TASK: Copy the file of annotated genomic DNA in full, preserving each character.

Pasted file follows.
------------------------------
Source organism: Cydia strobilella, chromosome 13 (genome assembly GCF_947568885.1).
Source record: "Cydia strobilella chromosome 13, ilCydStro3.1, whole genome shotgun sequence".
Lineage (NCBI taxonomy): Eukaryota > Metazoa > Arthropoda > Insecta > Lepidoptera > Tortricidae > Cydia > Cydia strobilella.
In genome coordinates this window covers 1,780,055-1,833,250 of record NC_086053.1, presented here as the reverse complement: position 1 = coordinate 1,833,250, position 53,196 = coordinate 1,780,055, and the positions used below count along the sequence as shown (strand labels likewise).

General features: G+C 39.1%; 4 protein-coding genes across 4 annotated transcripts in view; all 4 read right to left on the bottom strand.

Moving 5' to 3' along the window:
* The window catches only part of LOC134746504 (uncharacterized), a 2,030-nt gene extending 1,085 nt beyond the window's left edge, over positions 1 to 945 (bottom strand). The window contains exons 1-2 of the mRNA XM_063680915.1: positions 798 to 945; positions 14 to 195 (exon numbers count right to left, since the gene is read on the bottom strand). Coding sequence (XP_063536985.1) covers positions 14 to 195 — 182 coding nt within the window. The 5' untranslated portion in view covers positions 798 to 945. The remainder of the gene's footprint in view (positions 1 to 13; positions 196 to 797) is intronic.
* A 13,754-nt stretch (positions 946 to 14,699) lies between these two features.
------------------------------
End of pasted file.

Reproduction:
Source organism: Cydia strobilella, chromosome 13 (genome assembly GCF_947568885.1).
Source record: "Cydia strobilella chromosome 13, ilCydStro3.1, whole genome shotgun sequence".
Lineage (NCBI taxonomy): Eukaryota > Metazoa > Arthropoda > Insecta > Lepidoptera > Tortricidae > Cydia > Cydia strobilella.
In genome coordinates this window covers 1,780,055-1,833,250 of record NC_086053.1, presented here as the reverse complement: position 1 = coordinate 1,833,250, position 53,196 = coordinate 1,780,055, and the positions used below count along the sequence as shown (strand labels likewise).

General features: G+C 39.1%; 4 protein-coding genes across 4 annotated transcripts in view; all 4 read right to left on the bottom strand.

Moving 5' to 3' along the window:
* The window catches only part of LOC134746504 (uncharacterized), a 2,030-nt gene extending 1,085 nt beyond the window's left edge, over positions 1 to 945 (bottom strand). The window contains exons 1-2 of the mRNA XM_063680915.1: positions 798 to 945; positions 14 to 195 (exon numbers count right to left, since the gene is read on the bottom strand). Coding sequence (XP_063536985.1) covers positions 14 to 195 — 182 coding nt within the window. The 5' untranslated portion in view covers positions 798 to 945. The remainder of the gene's footprint in view (positions 1 to 13; positions 196 to 797) is intronic.
* A 13,754-nt stretch (positions 946 to 14,699) lies between these two features.